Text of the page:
Geospatial information and the 2018 Federal budget

Read the full post from the Stanford Libraries.

President Trump released the proposed 2018 Federal budget, A New Foundation for American Greatness, on May 23, 2017.  The budget request for the Department of Interior is $11.7 billion, 12 percent ($1.6 billion) below the Continuting Resolution baseline level.  The proposed cuts to the United States Geological Survey (USGS) are 13% or $137.8 million below the 2017 Continuing Resolution baseline level.  As noted in the Bureau Highlights,

“The request emphasizes energy and mineral development, sustaining hazards monitoring, and providing scientific information to support decision making by resource managers and policy makers. The budget maintains support for nationwide networks of more than 8,000 streamgages and nearly 3,000 earthquake sensors. It provides for nationwide efforts to counter invasive species and wildlife diseases such as white-nose syndrome and highly pathogenic avian influenza, and it maintains 40 cooperative research units that support State-specific needs, particularly related to fish and game species. It continues acquisition of modern elevation data for Alaska and the three-year cycle of topographic map updates for the contiguous United States. It also funds the development of the Landsat 9 ground systems, supporting a launch date in early fiscal year 2021 to replace the Landsat 7 satellite, which is reaching the end of its usable life.”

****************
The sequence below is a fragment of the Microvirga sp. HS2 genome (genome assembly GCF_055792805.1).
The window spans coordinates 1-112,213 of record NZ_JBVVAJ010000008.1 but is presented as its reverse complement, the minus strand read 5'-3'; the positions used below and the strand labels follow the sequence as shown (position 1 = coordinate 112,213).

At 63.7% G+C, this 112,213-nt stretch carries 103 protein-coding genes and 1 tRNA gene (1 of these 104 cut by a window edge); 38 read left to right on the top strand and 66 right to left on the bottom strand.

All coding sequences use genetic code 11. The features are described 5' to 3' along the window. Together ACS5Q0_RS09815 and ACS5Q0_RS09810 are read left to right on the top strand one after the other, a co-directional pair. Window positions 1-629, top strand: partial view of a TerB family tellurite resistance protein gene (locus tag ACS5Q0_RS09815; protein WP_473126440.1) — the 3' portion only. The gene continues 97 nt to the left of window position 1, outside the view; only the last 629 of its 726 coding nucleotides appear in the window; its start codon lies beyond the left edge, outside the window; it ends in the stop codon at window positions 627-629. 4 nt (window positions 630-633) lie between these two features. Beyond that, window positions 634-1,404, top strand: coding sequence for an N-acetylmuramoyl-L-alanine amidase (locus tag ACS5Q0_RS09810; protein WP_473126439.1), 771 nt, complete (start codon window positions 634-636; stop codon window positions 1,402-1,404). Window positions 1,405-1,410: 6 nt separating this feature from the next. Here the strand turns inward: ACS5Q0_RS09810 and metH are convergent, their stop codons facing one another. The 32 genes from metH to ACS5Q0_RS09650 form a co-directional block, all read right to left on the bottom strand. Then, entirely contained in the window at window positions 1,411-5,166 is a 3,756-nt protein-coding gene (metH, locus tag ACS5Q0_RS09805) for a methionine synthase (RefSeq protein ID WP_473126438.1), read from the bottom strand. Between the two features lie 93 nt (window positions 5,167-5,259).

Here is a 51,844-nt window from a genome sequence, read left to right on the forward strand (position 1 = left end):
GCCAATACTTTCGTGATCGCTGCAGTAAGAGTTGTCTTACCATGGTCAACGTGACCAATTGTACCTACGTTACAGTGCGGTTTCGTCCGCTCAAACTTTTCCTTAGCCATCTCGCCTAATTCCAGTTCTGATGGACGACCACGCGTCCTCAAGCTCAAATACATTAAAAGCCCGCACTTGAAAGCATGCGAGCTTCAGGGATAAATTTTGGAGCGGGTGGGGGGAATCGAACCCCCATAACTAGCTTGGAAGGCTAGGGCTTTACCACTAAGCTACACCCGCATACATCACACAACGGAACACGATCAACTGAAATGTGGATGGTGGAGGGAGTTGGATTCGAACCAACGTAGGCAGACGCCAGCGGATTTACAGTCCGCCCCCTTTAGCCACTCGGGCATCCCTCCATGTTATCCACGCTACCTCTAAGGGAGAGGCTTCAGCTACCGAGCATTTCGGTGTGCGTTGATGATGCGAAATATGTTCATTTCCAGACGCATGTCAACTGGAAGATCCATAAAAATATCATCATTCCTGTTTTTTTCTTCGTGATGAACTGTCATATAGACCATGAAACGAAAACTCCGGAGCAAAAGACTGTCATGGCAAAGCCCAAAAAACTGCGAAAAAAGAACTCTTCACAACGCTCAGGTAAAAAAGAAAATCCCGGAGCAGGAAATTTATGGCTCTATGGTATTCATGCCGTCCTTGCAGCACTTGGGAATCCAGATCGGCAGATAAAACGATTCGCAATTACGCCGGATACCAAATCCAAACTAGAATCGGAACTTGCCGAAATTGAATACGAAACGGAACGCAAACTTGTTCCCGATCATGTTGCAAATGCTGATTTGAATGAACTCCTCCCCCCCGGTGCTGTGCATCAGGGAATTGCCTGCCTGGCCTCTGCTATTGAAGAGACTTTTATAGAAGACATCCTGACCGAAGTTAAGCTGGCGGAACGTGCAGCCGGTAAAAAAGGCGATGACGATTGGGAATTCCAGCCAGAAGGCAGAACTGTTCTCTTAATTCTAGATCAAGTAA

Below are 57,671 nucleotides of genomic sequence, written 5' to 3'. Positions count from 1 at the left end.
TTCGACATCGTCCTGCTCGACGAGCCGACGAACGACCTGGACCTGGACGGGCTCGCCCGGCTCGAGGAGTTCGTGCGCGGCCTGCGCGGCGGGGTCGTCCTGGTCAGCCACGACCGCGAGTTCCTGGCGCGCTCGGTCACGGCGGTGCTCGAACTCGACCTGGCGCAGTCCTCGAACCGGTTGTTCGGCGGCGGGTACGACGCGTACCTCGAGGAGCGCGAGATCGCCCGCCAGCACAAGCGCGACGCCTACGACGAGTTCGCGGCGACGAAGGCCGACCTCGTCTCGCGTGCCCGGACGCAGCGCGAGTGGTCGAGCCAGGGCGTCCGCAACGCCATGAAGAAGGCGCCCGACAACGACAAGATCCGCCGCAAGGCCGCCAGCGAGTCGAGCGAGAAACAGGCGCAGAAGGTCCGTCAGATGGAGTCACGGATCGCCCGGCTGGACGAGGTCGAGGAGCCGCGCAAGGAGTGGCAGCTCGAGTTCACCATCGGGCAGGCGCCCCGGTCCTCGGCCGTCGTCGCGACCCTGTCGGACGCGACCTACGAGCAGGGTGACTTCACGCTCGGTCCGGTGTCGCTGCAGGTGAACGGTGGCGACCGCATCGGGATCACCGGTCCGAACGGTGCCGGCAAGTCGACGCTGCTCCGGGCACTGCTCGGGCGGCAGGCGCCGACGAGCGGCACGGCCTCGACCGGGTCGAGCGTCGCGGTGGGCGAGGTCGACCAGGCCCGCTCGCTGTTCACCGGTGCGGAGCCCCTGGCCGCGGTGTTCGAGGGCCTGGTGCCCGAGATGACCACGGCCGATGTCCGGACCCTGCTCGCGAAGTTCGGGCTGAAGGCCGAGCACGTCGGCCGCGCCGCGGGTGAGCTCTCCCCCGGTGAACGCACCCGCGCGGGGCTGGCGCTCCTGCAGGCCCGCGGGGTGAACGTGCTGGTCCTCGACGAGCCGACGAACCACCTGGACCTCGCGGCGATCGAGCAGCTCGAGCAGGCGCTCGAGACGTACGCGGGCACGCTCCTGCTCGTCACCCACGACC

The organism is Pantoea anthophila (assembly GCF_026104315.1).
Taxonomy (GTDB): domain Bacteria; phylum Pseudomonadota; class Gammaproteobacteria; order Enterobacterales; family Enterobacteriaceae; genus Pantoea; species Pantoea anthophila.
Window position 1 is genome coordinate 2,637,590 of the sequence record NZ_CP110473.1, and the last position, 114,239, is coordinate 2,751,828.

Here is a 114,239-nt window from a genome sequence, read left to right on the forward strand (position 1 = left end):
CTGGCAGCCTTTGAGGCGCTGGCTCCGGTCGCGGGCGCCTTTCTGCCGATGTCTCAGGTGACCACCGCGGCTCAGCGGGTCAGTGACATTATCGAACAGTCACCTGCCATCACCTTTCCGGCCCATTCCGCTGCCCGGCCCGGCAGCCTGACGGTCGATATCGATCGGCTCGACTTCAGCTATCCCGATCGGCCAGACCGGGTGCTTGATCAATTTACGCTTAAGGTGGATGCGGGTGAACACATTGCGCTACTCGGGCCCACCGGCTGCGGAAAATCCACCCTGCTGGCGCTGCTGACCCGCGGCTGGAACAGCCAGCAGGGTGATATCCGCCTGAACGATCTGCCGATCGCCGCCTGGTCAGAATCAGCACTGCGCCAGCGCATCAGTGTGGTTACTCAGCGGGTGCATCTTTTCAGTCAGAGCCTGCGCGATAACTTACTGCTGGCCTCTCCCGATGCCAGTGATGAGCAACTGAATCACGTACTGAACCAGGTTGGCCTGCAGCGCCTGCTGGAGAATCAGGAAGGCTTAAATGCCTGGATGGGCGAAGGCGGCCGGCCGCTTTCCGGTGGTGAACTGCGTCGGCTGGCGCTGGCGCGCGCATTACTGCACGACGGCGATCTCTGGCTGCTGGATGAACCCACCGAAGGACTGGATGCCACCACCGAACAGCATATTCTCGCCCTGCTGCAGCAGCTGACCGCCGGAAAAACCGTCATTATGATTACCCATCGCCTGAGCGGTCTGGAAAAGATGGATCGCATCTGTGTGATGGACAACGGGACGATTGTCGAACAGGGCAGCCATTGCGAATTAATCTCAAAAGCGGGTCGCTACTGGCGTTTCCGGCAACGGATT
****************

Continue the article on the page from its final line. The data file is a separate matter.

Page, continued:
Author: Laura B.

I'm the Illinois Sustainable Technology Center's Sustainability Information Curator, which is a fancy way of saying embedded librarian. I'm also Executive Director of the Great Lakes Regional Pollution Prevention Roundtable. When not writing for Environmental News Bits, I'm an avid reader. Visit Laura's Reads to see what I'm currently reading.

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